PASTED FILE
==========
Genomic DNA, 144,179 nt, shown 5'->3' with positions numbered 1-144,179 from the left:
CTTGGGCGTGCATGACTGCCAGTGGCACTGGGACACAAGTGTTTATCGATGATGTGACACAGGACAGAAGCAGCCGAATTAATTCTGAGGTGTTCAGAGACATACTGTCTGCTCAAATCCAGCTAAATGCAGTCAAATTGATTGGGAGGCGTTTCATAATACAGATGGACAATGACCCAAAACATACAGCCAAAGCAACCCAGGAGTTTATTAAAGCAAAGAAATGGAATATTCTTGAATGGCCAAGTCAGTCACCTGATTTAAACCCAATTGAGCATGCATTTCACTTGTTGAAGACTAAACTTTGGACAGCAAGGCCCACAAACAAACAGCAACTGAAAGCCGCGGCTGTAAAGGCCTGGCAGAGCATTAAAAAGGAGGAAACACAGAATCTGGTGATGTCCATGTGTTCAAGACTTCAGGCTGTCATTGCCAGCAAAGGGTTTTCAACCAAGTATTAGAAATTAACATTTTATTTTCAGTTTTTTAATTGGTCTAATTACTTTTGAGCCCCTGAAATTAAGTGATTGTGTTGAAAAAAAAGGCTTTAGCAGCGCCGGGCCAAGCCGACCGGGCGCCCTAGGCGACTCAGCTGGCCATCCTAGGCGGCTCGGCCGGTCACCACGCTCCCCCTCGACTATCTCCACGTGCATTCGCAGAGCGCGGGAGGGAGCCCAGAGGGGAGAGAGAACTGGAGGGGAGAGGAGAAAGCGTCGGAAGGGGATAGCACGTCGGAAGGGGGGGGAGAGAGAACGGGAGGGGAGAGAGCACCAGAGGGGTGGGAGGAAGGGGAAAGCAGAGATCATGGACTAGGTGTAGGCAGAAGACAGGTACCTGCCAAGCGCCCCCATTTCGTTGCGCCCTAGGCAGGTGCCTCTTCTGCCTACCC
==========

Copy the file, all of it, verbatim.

Genomic DNA, 144,179 nt, shown 5'->3' with positions numbered 1-144,179 from the left:
CTTGGGCGTGCATGACTGCCAGTGGCACTGGGACACAAGTGTTTATCGATGATGTGACACAGGACAGAAGCAGCCGAATTAATTCTGAGGTGTTCAGAGACATACTGTCTGCTCAAATCCAGCTAAATGCAGTCAAATTGATTGGGAGGCGTTTCATAATACAGATGGACAATGACCCAAAACATACAGCCAAAGCAACCCAGGAGTTTATTAAAGCAAAGAAATGGAATATTCTTGAATGGCCAAGTCAGTCACCTGATTTAAACCCAATTGAGCATGCATTTCACTTGTTGAAGACTAAACTTTGGACAGCAAGGCCCACAAACAAACAGCAACTGAAAGCCGCGGCTGTAAAGGCCTGGCAGAGCATTAAAAAGGAGGAAACACAGAATCTGGTGATGTCCATGTGTTCAAGACTTCAGGCTGTCATTGCCAGCAAAGGGTTTTCAACCAAGTATTAGAAATTAACATTTTATTTTCAGTTTTTTAATTGGTCTAATTACTTTTGAGCCCCTGAAATTAAGTGATTGTGTTGAAAAAAAAGGCTTTAGCAGCGCCGGGCCAAGCCGACCGGGCGCCCTAGGCGACTCAGCTGGCCATCCTAGGCGGCTCGGCCGGTCACCACGCTCCCCCTCGACTATCTCCACGTGCATTCGCAGAGCGCGGGAGGGAGCCCAGAGGGGAGAGAGAACTGGAGGGGAGAGGAGAAAGCGTCGGAAGGGGATAGCACGTCGGAAGGGGGGGGAGAGAGAACGGGAGGGGAGAGAGCACCAGAGGGGTGGGAGGAAGGGGAAAGCAGAGATCATGGACTAGGTGTAGGCAGAAGACAGGTACCTGCCAAGCGCCCCCATTTCGTTGCGCCCTAGGCAGGTGCCTCTTCTGCCTACCC